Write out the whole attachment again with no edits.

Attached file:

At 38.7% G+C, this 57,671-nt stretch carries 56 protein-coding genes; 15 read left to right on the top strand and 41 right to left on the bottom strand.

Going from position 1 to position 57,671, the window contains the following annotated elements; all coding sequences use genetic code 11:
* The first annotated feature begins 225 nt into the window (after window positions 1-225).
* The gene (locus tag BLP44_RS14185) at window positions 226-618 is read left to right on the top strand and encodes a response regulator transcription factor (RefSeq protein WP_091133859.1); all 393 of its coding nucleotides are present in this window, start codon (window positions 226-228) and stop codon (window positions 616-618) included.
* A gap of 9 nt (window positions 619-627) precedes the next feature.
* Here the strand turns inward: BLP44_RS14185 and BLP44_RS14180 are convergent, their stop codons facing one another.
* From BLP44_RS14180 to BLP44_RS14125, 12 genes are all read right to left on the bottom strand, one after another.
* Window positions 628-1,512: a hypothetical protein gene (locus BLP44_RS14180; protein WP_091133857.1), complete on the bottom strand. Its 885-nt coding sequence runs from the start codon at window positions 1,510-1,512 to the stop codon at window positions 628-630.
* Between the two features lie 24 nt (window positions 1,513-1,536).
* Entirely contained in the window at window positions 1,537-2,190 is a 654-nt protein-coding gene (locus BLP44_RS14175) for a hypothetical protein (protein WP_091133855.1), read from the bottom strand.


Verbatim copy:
At 38.7% G+C, this 57,671-nt stretch carries 56 protein-coding genes; 15 read left to right on the top strand and 41 right to left on the bottom strand.

Going from position 1 to position 57,671, the window contains the following annotated elements; all coding sequences use genetic code 11:
* The first annotated feature begins 225 nt into the window (after window positions 1-225).
* The gene (locus tag BLP44_RS14185) at window positions 226-618 is read left to right on the top strand and encodes a response regulator transcription factor (RefSeq protein WP_091133859.1); all 393 of its coding nucleotides are present in this window, start codon (window positions 226-228) and stop codon (window positions 616-618) included.
* A gap of 9 nt (window positions 619-627) precedes the next feature.
* Here the strand turns inward: BLP44_RS14185 and BLP44_RS14180 are convergent, their stop codons facing one another.
* From BLP44_RS14180 to BLP44_RS14125, 12 genes are all read right to left on the bottom strand, one after another.
* Window positions 628-1,512: a hypothetical protein gene (locus BLP44_RS14180; protein WP_091133857.1), complete on the bottom strand. Its 885-nt coding sequence runs from the start codon at window positions 1,510-1,512 to the stop codon at window positions 628-630.
* Between the two features lie 24 nt (window positions 1,513-1,536).
* Entirely contained in the window at window positions 1,537-2,190 is a 654-nt protein-coding gene (locus BLP44_RS14175) for a hypothetical protein (protein WP_091133855.1), read from the bottom strand.